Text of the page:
One small animal is apparently all it takes to shut down the Large Hadron Collider

tech projects
CERN
It’s a massive, $7 billion dollar piece of machinery, but even the Large Hadron Collider is no match for a small mammal. CERN, the organization that runs the Switzerland-based particle accelerator, reported Friday that it noticed a “severe electrical perturbation” that caused the entire system to shut down as a precaution.

The cause could not be identified when the problem was first observed in the wee hours of Friday morning, so CERN scientists sent a team to investigate. Upon arriving at the source of the electrical issue, repair workers were greeted by a gruesome discovery: the charred remains of a small animal beside a chewed-up power cable.

CERN scientists are not biologists, so the species of the mammal is not known with certainty. While early indications were that it might have been a weasel, official agency documents blame the issue on a marten, a weasel-like creature indigenous to much of Europe and Central Asia.

Martens would make sense as a culprit for damage to the LHC’s power cables. In areas where the marten population is high, these animals have been known to cause damage to cars by gnawing through tubes and cables. There is also a seasonal increase in these incidents in the spring, which is thought to be due to newborn martens exploring their surroundings and figuring out what is edible and what’s not. Note to other baby martens: LHC power cables are not a good source of nutrition.

Repairs to the machine will only take several days, but getting the collider back online is a different story. Getting everything fired up can take weeks, so it might not be until mid-May that the collider is up and running. And that’s bad news, considering important work on data surrounding the Higgs Boson continues. That will now have to wait, as will other scientific experiments.

This is not the first time a shutdown due to animal life has occurred, though. Back in 2009, a baguette that was likely dropped into the collider by a passing bird caused another short circuit. (Apparently, in Switzerland, the birds dine on baguettes.)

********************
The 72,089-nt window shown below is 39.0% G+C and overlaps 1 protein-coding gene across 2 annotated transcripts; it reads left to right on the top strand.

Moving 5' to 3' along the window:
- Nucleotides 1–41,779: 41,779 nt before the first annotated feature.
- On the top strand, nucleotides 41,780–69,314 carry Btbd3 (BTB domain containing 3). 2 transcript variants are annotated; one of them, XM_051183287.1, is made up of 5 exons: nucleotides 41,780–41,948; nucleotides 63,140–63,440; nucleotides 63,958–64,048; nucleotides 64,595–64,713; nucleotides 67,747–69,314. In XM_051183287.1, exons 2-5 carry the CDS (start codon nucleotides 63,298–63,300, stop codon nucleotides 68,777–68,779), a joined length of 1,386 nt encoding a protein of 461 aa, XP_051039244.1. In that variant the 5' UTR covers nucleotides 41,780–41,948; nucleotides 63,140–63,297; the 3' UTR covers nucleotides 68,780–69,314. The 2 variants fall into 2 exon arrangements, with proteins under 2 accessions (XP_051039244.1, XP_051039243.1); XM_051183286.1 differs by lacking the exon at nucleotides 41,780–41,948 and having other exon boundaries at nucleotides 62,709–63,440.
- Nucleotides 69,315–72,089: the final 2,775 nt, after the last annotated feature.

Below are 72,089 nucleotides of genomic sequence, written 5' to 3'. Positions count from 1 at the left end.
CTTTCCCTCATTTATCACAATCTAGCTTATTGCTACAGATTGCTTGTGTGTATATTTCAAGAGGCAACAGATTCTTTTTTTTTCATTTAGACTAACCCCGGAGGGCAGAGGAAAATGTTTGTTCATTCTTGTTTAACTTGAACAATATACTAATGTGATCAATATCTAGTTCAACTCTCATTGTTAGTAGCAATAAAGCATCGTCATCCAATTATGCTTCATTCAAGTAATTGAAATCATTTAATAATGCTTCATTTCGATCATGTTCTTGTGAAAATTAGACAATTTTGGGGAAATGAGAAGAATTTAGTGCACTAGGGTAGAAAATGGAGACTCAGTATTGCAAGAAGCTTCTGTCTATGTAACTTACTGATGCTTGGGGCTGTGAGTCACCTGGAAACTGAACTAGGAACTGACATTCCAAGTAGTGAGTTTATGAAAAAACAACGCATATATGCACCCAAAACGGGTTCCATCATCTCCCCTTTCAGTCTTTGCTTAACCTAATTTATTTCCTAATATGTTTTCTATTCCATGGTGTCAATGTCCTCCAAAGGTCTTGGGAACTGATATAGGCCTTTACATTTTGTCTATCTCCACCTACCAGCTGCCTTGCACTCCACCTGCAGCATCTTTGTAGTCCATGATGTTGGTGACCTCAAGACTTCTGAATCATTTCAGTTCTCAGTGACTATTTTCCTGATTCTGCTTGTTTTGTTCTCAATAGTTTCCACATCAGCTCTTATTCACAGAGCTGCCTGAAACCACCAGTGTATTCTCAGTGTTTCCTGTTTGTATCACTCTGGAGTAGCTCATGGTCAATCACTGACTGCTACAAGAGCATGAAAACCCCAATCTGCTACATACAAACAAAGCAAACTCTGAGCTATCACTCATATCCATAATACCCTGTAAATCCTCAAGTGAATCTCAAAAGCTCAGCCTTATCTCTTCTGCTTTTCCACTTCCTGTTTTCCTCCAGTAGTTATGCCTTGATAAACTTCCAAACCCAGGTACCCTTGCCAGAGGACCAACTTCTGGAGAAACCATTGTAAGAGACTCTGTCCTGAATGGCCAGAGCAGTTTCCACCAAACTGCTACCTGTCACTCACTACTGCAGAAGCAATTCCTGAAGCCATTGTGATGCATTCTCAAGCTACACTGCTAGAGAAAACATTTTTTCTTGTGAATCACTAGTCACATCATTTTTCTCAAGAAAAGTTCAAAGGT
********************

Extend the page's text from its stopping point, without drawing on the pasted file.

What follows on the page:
The LHC is in the Swiss countryside, so dealing with wildlife is part of the risk. For now, it’s not immediately clear if Swiss animals are plotting a coordinated attack on CERN to prevent humans from unlocking the secrets of the universe. A representative for the local animal population wasn’t available for comment as of press time.

Emerging Tech

Purdue’s robotic hummingbird is nearly as nimble as the real thing

A team of engineers in Purdue University’s Bio-Robotics Lab have developed an impressively agile flying robot, modeled after the hummingbird. Check it out in all its robotic hovering glory.
Movies & TV

Skip the flowers and sunshine this spring and watch the best shows on Hulu

It's often overwhelming to navigate Hulu's robust library of TV shows. To help, we put together a list of the best shows on Hulu, whether you're into frenetic cartoons, intelligent dramas, or anything in between.
Movies & TV

The best shows on Netflix right now (May 2019)

Looking for a new show to binge? Lucky for you, we've curated a list of the best shows on Netflix, whether you're a fan of outlandish anime, dramatic period pieces, or shows that leave you questioning what lies beyond.